Sermon: Of Roses and Rainbows

Of Roses and Rainbows

A Sermon for First Church Somerville, UCC

Rev. Reebee Kavich Girash

May 19, 2019

Audio Recording, including music by the amazing Dr. Jolie Rocke which precedes and follows the sermon:



Acts 11:1-18

11:1 Now the apostles and the believers who were in Judea heard that the Gentiles had also accepted the word of God. 11:2 So when Peter went up to Jerusalem, the circumcised believers criticized him, 11:3 saying, “Why did you go to uncircumcised men and eat with them?” 11:4 Then Peter began to explain it to them, step by step, saying,

11:5 “I was in the city of Joppa praying, and in a trance I saw a vision. There was something like a large sheet coming down from heaven, being lowered by its four corners; and it came close to me. 11:6 As I looked at it closely I saw four-footed animals, beasts of prey, reptiles, and birds of the air.  11:7 I also heard a voice saying to me, ‘Get up, Peter; kill and eat.’ 11:8 But I replied, ‘By no means, Lord; for nothing profane or unclean has ever entered my mouth.’ 11:9 But a second time the voice answered from heaven, ‘What God has made clean, you must not call profane.’ 11:10 This happened three times; then everything was pulled up again to heaven.  11:11 At that very moment three men, sent to me from Caesarea, arrived at the house where we were. 11:12 The Spirit told me to go with them and not to make a distinction between them and us. These six brothers also accompanied me, and we entered the man’s house. 11:13 He told us how he had seen the angel standing in his house and saying, ‘Send to Joppa and bring Simon, who is called Peter; 11:14 he will give you a message by which you and your entire household will be saved.’  11:15 And as I began to speak, the Holy Spirit fell upon them just as it had upon us at the beginning. 11:16 And I remembered the word of the Lord, how he had said, ‘John baptized with water, but you will be baptized with the Holy Spirit.’ 11:17 If then God gave them the same gift that he gave us when we believed in the Lord Jesus Christ, who was I that I could hinder God?” 11:18 When they heard this, they were silenced. And they praised God, saying, “Then God has given even to the Gentiles the repentance that leads to life.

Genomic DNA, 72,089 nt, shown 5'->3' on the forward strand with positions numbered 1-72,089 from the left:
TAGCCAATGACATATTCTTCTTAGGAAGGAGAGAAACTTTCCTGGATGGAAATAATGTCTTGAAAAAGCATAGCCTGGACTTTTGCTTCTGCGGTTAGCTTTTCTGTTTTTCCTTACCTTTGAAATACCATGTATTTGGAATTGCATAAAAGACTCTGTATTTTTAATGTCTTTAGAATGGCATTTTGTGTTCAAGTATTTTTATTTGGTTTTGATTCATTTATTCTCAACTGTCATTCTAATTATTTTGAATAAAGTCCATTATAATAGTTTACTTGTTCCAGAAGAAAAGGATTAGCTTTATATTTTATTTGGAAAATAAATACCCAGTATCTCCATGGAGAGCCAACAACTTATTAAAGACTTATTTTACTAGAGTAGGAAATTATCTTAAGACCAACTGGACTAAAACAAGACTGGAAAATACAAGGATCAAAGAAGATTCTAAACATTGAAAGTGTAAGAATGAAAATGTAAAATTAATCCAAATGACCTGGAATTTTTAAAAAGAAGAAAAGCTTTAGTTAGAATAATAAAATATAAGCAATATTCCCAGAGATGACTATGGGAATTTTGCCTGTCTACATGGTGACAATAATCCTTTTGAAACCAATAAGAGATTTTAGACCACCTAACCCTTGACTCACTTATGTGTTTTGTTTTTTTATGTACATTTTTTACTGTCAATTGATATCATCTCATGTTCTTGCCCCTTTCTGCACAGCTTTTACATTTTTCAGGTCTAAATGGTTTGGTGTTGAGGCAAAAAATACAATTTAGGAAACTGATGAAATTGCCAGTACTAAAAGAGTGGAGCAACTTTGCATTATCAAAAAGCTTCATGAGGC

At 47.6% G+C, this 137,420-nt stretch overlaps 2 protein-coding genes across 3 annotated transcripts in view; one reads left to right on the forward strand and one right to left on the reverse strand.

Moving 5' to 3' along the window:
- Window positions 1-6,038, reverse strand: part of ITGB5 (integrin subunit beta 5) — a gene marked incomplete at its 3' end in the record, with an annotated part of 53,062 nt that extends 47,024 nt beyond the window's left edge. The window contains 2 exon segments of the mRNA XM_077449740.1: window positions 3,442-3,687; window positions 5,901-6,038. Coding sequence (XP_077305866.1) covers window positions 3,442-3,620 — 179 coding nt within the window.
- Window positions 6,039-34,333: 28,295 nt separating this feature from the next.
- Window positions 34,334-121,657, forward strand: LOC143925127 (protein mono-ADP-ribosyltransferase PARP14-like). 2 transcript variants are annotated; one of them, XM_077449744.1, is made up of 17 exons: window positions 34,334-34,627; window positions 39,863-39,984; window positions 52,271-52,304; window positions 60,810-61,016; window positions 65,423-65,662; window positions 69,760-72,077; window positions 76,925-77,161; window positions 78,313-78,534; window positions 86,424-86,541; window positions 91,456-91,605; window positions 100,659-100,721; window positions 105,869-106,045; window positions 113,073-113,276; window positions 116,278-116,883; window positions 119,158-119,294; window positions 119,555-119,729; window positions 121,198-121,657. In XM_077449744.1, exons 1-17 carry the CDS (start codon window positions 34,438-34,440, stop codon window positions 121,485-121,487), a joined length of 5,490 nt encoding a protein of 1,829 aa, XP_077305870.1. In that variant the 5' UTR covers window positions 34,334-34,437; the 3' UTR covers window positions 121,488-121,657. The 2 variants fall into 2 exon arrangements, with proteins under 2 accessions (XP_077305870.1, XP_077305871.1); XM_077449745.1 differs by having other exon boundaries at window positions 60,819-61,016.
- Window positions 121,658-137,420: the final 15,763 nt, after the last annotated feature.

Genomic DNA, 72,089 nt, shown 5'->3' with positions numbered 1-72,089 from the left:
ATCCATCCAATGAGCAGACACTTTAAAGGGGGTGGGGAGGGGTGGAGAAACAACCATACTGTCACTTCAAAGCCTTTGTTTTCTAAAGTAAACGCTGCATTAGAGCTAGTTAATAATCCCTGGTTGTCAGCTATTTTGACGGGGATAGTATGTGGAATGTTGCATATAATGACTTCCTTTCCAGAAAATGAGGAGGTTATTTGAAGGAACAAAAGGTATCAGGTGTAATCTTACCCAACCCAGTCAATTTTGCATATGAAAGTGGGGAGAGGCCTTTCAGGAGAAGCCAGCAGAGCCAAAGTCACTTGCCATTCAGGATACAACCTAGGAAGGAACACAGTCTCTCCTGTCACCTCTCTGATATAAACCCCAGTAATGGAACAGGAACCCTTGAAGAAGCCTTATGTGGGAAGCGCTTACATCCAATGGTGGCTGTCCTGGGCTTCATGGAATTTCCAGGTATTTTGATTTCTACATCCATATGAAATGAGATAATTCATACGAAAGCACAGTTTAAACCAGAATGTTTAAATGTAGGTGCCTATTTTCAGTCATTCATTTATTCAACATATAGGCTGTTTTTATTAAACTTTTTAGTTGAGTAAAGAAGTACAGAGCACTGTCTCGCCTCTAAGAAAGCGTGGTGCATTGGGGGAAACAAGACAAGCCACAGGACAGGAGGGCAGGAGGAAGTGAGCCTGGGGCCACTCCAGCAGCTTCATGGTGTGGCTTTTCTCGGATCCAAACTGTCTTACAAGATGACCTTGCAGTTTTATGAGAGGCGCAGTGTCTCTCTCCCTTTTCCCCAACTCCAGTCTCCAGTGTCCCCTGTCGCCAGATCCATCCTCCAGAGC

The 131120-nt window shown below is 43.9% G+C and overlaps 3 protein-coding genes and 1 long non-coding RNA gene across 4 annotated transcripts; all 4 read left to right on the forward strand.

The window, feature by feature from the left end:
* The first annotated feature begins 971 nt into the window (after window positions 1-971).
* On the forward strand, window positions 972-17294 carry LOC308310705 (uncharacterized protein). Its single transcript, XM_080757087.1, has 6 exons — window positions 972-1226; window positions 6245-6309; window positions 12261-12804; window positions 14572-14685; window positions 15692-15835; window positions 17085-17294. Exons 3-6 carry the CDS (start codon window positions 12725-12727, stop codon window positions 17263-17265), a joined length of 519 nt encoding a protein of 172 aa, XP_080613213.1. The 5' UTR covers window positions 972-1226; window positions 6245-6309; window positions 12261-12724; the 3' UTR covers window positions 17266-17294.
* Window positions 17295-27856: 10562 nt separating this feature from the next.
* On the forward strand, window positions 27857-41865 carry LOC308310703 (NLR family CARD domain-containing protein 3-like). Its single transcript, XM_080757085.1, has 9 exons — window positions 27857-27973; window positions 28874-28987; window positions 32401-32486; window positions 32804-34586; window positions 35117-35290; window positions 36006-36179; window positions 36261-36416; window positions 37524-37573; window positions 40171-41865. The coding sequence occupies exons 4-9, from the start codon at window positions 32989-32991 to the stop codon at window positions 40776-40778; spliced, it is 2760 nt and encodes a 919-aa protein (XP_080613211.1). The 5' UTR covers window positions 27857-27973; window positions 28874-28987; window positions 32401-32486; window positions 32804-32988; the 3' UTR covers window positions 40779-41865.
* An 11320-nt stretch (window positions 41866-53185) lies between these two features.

Come Holy Spirit, our souls inspire and enlighten us with your celestial fire for if you are with us then nothing else matters. And if you are not with us, then nothing else matters.  Be with us, we pray in the name your Beloved, Amen. (A prayer often offered by Barbara Brown Taylor before her sermons)




It was a pivot moment for the early church.

They were still figuring out their sense of identity, figuring out who they were and who was part of their movement. In a fledgling community, when you’re establishing identity, you have a tendency to define insiders and outsider, us and them, and so the early church had done.